I’ve written a lot recently about the use of drones in some areas. From pizza delivery to search and rescue the art of the possible has expanded. Back in November, I posted a recap of a conversation with a group of future IT professionals at a nearby Technical High School. I talk to the group about once a month. In our last meeting, the team had some questions about my assertion around the concept of improving search and rescue with the use of drones.
“Drones only have 15-20 minutes of flight time. How can you effectively search 20 square miles with only 20 minutes per drone flight?” What a great question, luckily I had the answer. First off, readily available consumer drones have far less battery capacity than the professional drones used for search and rescue. Secondly, in my opinion, the critical success factor for using drones in search and rescue is humans reviewing drone footage afterward. This system would have even number sets of drones. Commerical drones have flight times of between 30 and 45 minutes depending on payload. The video would be stream back to a central system, and human beings would review the footage. The mix of humans and drones would also allow for redirection or redeployment of the drones very rapidly. For example, if the infrared cameras found a heat source or searchers found a section of the area too hard to walk or traverse on foot. The drones could e quickly redeployed to examine that area. The video would then be streamed back to, the users reviewing it, as part of a grip. The GPS location of each video feed would allow the user to see the video from above related to the map below.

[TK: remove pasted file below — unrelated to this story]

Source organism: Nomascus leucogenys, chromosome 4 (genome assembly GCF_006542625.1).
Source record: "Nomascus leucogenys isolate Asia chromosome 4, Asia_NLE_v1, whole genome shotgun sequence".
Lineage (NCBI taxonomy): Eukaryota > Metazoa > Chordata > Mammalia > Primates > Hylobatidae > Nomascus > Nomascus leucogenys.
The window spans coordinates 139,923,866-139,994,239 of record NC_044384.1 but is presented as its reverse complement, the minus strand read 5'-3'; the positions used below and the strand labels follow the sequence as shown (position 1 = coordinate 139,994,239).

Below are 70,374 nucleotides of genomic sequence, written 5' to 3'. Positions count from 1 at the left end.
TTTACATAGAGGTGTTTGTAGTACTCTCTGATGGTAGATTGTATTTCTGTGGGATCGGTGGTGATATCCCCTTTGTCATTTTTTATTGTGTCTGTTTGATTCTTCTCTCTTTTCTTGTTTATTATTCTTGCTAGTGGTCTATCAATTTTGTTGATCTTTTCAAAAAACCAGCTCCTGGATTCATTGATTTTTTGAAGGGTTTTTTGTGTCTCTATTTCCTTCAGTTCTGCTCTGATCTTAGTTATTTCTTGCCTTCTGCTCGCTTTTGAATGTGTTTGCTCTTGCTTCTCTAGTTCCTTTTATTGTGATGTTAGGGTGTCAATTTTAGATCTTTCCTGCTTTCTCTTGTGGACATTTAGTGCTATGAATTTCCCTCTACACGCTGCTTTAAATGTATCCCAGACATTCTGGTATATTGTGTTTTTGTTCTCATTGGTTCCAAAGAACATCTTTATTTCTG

“How do you coordinate and link the video from three different drones into a cohesive output?” The process for this is much more complex and yet is available today. The system would have two distinct components as far as inputs and outputs. The drones would provide streaming video back to a central server system, including their current GPS information. The drones would fly in an established pattern using an electronic grid concept. The “electronic” grid would then allow users to select a section or grid on the map, and see the video for that grid. As a grid’s original fly over is reviewed, the grid would turn red on the map. When a grid section is reflown or has new data, it would turn blue. The integration of maps and video data is already available today from Apple, Microsoft, and Google. Simply look to see the street view function within any of the maps. Live video integration isn’t different from the video and imagery from a satellite.
“What about doing this for lost people in a forest?” That is the problem of the day that there is no easy answer. In the winter a video drone can fly just over the tops of trees and see the ground. In the spring, summer, and fall that won’t work. An infrared Camera is possible, but again you are limited. Tall trees mean you have to fly higher, infrared doesn’t work the further you are away from what you are scanning. That said you can still leverage the drone system to cover as much ground as possible. The last question was the one I couldn’t answer. I did leave the students with a thought, however. Build a drone that has anti-collision radar so that the drone could autonomously operate below the canopy of the forest. Linking the drones would prevent duplication of footage based on the need to avoid trees in searching a forest.
The question going forward would be how many drones could we deploy quickly to search for a missing person. I know many sheriffs departments have one or even two drones. For such a system to be effective, you would most likely need 6-12 linked drones. That is a huge outlay of capital for many law enforcement agencies.